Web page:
|Themes > Science > Physics > Atomic Physics > Spin|
In particle and atomic physics, there are two types of angular momentum: spin and orbital angular momentum:
1. Spin is a fundamental property of all elementary particles, and is present even if the particle is not moving:
2. Orbital angular momentum results from the motion of a particle.
For example, an electron in an atom has orbital angular momentum, which results from the electron's motion about the nucleus, and spin angular momentum. The total angular momentum of a particle is a combination of spin and orbital angular momentum.
The existence of spin was suggested by the Dutch-born American physicists Samuel Abraham Goudsmit and George Eugene Uhlenbeck in 1925. The two physicists noted that certain features of the atomic spectra could not be explained by the quantum theory in use at the time. By adding an additional quantum number-the spin of the electron-Goudsmit and Uhlenbeck were able to provide a more complete explanation of atomic spectra. Soon the idea of spin was extended to all sub-atomic particles, including protons, neutrons, and antiparticles.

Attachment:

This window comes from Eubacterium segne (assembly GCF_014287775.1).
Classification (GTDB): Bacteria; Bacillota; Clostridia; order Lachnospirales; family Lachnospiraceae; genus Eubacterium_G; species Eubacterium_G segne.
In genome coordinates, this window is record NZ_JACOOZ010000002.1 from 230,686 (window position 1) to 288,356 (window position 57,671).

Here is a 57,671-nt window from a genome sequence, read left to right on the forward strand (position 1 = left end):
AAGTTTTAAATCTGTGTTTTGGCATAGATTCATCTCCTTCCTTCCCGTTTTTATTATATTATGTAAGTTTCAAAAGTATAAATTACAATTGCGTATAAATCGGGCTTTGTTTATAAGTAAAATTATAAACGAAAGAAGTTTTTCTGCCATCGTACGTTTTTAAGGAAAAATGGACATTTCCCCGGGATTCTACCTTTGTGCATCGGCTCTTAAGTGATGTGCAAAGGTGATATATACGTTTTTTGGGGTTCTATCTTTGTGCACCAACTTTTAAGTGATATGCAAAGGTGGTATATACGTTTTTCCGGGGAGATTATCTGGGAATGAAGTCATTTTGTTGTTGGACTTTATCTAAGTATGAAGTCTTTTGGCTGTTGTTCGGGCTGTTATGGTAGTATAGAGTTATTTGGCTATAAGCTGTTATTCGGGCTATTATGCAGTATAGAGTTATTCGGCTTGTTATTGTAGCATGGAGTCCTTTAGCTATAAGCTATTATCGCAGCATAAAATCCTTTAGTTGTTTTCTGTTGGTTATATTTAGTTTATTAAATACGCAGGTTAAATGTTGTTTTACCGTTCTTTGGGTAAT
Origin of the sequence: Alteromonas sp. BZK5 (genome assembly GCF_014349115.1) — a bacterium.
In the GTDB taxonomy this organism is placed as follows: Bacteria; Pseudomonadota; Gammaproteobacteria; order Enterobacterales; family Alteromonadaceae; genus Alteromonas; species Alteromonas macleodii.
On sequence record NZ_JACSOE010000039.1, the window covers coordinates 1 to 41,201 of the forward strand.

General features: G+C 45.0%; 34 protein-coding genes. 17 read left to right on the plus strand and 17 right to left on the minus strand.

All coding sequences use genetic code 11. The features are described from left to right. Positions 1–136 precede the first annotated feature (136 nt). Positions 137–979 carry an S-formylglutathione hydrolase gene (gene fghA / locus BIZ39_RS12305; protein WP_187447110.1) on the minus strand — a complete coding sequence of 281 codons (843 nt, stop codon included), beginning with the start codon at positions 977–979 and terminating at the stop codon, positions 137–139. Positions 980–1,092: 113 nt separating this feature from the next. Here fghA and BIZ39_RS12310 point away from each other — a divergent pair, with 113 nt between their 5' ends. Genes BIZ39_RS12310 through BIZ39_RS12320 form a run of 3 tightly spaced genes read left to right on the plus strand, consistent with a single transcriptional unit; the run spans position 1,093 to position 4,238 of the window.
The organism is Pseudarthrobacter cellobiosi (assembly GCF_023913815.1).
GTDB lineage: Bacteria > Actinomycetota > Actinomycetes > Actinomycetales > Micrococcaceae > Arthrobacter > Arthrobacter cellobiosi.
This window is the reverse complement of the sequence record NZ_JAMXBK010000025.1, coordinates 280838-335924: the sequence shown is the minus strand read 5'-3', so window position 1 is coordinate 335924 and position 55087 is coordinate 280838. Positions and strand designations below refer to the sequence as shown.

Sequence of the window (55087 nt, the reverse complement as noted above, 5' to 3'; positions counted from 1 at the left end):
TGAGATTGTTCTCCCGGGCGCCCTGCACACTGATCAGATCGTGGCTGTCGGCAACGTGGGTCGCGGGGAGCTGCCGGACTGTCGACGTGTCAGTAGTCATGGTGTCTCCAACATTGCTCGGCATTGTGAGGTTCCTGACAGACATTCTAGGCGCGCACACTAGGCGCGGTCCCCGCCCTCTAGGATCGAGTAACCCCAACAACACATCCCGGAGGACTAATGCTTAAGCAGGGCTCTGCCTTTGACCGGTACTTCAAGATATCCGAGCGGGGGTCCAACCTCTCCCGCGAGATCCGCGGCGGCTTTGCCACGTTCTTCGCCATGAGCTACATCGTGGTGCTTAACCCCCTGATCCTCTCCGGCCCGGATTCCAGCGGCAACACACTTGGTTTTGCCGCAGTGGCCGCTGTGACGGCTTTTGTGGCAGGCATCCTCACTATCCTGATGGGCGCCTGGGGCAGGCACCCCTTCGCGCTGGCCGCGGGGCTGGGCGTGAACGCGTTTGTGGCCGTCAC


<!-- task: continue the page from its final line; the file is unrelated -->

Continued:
Groups of particles, such as an atomic nucleus, also have spin as a result of the spin of the protons and neutrons that make up the nucleus.
Quantum theory prescribes that spin angular
momentum can only occur in certain discrete values.
These discrete values are described in terms of integer or half-integer
multiples of the fundamental angular momentum unit h/2p, where
h is Plank's constant.
In general usage, stating
that a particle has spin 1/2 means that its spin angular momentum
is 1/2 (h/2p). Fermions, which include protons, neutrons,
and electrons, have odd half-integer spin (1/2, 3/2,
such as photons, alpha particles, and mesons, have integer
Fermions obey the Pauli's exclusion principle, while bosons do not.